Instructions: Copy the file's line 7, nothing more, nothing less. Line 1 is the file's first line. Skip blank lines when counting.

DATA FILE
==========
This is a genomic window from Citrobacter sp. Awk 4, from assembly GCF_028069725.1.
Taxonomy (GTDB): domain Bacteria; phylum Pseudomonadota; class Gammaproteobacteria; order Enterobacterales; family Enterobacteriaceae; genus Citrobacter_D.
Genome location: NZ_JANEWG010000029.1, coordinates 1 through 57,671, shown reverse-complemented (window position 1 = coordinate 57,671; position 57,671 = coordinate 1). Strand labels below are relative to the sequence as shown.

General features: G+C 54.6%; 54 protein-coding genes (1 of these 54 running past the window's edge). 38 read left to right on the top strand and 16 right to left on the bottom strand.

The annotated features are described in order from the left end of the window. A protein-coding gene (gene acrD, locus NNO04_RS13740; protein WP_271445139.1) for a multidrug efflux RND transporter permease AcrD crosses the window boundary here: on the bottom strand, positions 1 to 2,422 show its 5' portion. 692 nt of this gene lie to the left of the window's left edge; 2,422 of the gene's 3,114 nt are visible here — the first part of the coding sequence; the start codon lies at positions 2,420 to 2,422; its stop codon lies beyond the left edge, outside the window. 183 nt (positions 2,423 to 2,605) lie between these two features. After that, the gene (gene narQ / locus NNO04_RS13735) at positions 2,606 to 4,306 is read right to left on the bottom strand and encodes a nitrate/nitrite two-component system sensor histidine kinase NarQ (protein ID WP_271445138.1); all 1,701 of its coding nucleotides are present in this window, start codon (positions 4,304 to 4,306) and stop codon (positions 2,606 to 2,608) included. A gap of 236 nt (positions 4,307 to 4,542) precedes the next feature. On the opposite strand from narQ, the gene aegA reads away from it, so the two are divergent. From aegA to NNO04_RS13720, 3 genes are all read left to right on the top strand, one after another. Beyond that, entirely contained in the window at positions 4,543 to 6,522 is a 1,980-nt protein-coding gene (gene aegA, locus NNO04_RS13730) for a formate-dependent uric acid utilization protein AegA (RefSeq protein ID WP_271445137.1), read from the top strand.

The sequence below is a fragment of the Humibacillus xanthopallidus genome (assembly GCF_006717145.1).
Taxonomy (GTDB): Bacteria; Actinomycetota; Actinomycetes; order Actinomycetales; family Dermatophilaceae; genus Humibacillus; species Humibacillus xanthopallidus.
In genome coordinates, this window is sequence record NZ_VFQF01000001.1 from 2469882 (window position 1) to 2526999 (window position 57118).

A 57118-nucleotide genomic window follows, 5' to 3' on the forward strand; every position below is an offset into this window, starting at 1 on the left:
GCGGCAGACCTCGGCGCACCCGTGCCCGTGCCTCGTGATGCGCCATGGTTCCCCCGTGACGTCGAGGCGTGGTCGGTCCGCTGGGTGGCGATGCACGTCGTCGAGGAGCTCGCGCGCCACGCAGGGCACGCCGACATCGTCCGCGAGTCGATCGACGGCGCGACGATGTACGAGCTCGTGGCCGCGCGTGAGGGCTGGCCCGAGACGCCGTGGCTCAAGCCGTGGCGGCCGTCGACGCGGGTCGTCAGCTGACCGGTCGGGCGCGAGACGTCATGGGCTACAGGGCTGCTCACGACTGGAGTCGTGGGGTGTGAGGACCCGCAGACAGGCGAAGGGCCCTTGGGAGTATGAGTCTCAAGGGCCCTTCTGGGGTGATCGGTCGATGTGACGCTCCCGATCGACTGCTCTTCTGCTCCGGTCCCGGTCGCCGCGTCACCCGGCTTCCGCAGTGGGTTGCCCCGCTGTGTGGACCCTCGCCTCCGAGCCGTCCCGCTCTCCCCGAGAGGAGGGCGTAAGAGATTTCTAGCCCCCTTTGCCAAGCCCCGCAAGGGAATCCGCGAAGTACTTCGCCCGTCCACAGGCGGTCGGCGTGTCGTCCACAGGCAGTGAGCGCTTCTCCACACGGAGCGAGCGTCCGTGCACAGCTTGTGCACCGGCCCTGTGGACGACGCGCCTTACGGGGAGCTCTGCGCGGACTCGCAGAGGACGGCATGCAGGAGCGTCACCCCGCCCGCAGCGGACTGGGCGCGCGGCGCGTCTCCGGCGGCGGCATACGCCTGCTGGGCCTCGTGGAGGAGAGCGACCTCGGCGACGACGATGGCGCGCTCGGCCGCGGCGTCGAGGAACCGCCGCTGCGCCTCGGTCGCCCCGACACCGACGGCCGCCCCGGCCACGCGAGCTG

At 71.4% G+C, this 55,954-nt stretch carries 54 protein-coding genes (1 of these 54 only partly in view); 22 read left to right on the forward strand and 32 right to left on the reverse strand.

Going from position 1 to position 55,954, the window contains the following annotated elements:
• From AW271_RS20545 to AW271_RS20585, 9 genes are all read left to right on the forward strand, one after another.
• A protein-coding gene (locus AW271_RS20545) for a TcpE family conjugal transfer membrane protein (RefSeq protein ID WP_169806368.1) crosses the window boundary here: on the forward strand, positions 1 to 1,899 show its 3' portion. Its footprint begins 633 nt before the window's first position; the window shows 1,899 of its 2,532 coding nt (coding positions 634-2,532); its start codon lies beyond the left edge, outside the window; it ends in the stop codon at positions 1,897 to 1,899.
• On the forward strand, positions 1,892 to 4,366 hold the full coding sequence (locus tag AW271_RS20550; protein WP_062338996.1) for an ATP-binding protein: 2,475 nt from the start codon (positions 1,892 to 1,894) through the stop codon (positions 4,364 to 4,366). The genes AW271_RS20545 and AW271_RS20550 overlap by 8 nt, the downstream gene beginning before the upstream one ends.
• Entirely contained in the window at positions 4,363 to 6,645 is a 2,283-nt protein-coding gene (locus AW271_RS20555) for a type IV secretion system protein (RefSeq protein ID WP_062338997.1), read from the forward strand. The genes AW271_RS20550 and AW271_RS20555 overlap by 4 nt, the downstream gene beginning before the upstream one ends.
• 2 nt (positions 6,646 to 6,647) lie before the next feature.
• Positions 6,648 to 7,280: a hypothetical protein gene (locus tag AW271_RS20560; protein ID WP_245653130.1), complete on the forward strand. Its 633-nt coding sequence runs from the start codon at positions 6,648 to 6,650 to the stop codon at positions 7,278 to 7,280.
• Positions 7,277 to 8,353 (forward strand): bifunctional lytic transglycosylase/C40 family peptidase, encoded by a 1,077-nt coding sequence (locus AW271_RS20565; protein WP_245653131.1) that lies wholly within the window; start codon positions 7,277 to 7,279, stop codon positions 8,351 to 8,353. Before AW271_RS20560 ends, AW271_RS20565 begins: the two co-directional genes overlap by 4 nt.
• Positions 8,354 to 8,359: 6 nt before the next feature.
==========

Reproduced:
Taxonomy (GTDB): Bacteria; Actinomycetota; Actinomycetes; order Actinomycetales; family Dermatophilaceae; genus Humibacillus; species Humibacillus xanthopallidus.